Queso y Jamon

Firstly, apologies for the delay of this post but blogger was being naughty on Friday and I was busy being craftyyesterday. So without any more delay, here is dish 4 of the tapas feast.

No tapas spread is complete without a selection of cured meats and cheeses. This is not a recipe post but more a guide to what to include on your selection of meats and cheeses.


In Spain, the pig is king. They use all parts of the animal, as every good nation should, and it is quite common in rural areas for families to have an annual pig sacrifice to ensure a supply of meat through the year. The annual matanza is where the families spend 3 days creating all manner of products using every inch of the animal for their consumption during the 3 day fiesta or throughout the following months. To ensure a years supply of products, a large proportion of the meat is air-cured. The legs are cured to create Jamon.

There are two types of Jamon in Spain and the difference is due to the breed of pig used.

Jamon Serrano is from the white pig, and is named from the high altitudes the drying and curing processes occur at, as it literally translates as mountain ham.This represents over 90% of the ham produced in Spain.

Jamon Serrano

Jamon Iberico is from the black Iberican pig from the southwest parts of Spain, sometimes called pata negra from the black hoof that typifies the breed. Due to the higher levels of fat in the meat, they can be cured for a longer period of time, resulting in a more complex, intense flavour with an unparralleled sweetness. The ultimate hams are known as bellota from the acorns the pigs feed on in the autumn before they are prepared for curing. The smaller and more intensive level of production means it is more expensive than Jamon Serrano but in my opinion (and I imagine everyone who has tried both) deservedly so.

Jamon Serrano and Jamon Iberico – courtesy of Orce Serrano Hams

In the UK supermarkets you can normally get your hands on some Jamon Serrano, though I was a little surprised by the blank look on the ladies face behind the delicatessen in my local Sainsbury’s the other day, normally a supermarket with a wide range of products!! Also it is much tastier (any normally cheaper) if purchased off the deli than from the prepared packs. I haven’t located Jamon Iberico in any of my local supermarkets but believe some Waitrose stores may stock it.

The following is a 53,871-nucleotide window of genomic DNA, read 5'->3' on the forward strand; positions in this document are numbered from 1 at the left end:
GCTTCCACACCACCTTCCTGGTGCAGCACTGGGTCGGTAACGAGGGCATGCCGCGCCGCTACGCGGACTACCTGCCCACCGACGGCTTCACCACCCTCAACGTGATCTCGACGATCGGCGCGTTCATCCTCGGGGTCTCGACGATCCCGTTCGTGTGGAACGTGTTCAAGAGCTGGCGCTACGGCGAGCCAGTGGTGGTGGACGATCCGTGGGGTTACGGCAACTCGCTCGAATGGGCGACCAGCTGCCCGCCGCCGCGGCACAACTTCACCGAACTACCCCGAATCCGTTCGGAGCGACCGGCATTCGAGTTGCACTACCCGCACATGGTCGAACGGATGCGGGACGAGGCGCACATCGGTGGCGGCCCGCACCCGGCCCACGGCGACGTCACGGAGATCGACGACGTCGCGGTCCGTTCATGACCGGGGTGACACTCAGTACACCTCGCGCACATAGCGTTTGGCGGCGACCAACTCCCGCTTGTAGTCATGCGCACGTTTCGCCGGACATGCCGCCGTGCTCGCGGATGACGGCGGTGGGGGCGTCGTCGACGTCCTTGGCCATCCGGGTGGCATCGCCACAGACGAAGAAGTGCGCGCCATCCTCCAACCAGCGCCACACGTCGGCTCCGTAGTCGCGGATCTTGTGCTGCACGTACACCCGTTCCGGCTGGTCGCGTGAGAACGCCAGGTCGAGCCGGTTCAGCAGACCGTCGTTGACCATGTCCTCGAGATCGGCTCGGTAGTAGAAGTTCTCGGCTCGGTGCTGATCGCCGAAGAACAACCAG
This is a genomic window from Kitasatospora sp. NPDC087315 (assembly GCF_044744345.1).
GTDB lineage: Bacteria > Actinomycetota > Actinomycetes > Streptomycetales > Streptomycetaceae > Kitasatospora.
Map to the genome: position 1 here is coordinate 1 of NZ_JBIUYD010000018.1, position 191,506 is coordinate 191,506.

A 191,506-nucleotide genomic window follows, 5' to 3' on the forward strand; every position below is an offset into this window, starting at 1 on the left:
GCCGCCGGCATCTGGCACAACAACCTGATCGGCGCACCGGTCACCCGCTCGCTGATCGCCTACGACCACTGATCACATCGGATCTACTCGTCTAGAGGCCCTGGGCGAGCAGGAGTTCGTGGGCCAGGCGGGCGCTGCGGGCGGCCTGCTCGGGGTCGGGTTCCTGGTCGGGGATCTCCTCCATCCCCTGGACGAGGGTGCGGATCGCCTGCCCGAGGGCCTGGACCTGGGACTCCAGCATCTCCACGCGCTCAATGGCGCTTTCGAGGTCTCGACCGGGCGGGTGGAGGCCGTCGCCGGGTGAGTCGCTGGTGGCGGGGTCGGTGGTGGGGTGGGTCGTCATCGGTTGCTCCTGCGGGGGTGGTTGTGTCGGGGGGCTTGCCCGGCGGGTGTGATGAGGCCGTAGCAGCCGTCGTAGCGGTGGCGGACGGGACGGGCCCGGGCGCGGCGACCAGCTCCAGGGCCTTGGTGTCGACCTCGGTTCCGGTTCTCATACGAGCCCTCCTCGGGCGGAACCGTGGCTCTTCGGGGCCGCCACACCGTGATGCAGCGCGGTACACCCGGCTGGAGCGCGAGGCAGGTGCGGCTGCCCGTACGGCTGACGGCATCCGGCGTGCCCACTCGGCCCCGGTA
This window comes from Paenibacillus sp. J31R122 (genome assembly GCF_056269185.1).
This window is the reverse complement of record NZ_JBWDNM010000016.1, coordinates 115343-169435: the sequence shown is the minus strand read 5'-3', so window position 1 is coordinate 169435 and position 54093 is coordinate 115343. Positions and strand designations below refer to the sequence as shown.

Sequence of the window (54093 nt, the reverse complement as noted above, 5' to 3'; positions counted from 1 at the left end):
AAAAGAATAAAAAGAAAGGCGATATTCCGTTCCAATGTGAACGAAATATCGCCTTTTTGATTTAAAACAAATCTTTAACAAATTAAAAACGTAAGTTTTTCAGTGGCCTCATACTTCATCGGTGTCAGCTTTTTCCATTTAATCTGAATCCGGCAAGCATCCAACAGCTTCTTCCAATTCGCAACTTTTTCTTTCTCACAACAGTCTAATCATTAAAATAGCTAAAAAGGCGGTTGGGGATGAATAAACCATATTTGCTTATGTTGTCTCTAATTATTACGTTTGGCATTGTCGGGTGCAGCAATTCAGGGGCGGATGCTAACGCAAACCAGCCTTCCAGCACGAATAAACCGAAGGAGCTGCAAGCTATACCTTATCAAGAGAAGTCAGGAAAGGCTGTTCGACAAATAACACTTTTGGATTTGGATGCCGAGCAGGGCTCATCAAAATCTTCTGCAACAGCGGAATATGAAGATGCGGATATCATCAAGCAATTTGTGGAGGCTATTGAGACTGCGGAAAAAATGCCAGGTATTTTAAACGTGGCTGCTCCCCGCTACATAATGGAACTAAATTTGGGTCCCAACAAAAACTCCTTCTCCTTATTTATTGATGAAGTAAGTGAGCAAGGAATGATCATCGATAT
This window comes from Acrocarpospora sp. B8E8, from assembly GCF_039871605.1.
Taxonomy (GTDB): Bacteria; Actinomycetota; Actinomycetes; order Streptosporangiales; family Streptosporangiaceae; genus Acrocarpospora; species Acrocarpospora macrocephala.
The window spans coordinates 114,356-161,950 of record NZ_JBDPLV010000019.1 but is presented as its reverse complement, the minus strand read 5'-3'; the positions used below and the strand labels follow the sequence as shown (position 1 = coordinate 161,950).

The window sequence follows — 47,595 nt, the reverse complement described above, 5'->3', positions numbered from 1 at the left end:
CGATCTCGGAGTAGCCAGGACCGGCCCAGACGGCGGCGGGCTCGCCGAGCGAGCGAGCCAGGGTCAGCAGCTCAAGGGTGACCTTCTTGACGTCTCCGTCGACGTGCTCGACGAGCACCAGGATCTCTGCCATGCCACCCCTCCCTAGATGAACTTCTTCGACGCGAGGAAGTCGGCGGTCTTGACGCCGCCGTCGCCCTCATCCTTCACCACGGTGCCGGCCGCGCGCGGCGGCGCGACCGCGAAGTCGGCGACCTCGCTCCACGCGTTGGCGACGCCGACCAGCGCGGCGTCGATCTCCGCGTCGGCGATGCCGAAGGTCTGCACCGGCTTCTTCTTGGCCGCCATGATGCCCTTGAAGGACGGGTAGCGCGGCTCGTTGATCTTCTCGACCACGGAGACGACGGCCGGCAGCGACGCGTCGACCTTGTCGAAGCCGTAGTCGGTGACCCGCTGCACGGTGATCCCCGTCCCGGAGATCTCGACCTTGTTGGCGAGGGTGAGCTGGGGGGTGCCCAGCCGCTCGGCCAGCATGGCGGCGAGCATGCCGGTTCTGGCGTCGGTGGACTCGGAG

The best, but rather indulgent way, is to order in a Jamon from Orce Serrano Hams. They sell a wide range of full leg hams and other artisan products and provide you with all the information you need to get the best experience. It’s next to do on my foodie wish list!


To match it’s diverse range of culinary styles Spain has a huge range of cheeses. Each region produces several varieties of cheese, each one unique depending on the type of milk used (sheep, cow, goat or a mix), the method of production, the traditions and the ageing and curing processes. Sadly, the majority of Spanish cheeses cannot be easily found in the UK, with the only one that is readily available in UK supermarkets being Manchego.

Manchego is made from the milk of the Manchega sheep in La Mancha, the plateau that covers the central region of Spain and is protected by a Denominacion de Origin (D.O) that ensures the cheese is produced in this area and in a certain way. There are different varieties of Manchego, depending on the age. The type found in UK supermarkets is Curado which means it is a semi-firm cheese which has been aged for 3-6 months and has a sweet and nutty flavour. It is perfect for tapas as it not a cheese that requires an accompaniment, except perhaps a glass of Rioja.

Should you be lucky enough to live near a decent Cheesemongers then other spanish cheeses to note are:

Cabrales: a blue cheese from the mountains of Picos de Europa, Northern Spain. It is traditionally matured in the limestone caves that are typical of the region.

Torta el Casar– sheep cheese from Extremadura, with a soft centre and a strong flavour.

Tetilla– meaning little tit due to its breast like shape, it is a cows milk cheese which is mild and creamy.

Ham and Cheese – the perfect combination in any cuisine but even better done the Spanish way.

Back soon with the final day of the tapas trail.

Hasta luego.


About Louise Sims

Independent Stampin' Up! Demonstrator at Stampin' Delight, Food and parent blogger at Comida y Vida
This entry was posted in Comida / Food, Recipe - Spanish and tagged , , . Bookmark the permalink.

1 Response to Queso y Jamon

  1. >Great post Louise, big difference between Serrano and Iberico but both very good hams in their own right. Ham and Manchego… perfect tapas if there is such a thing! 🙂

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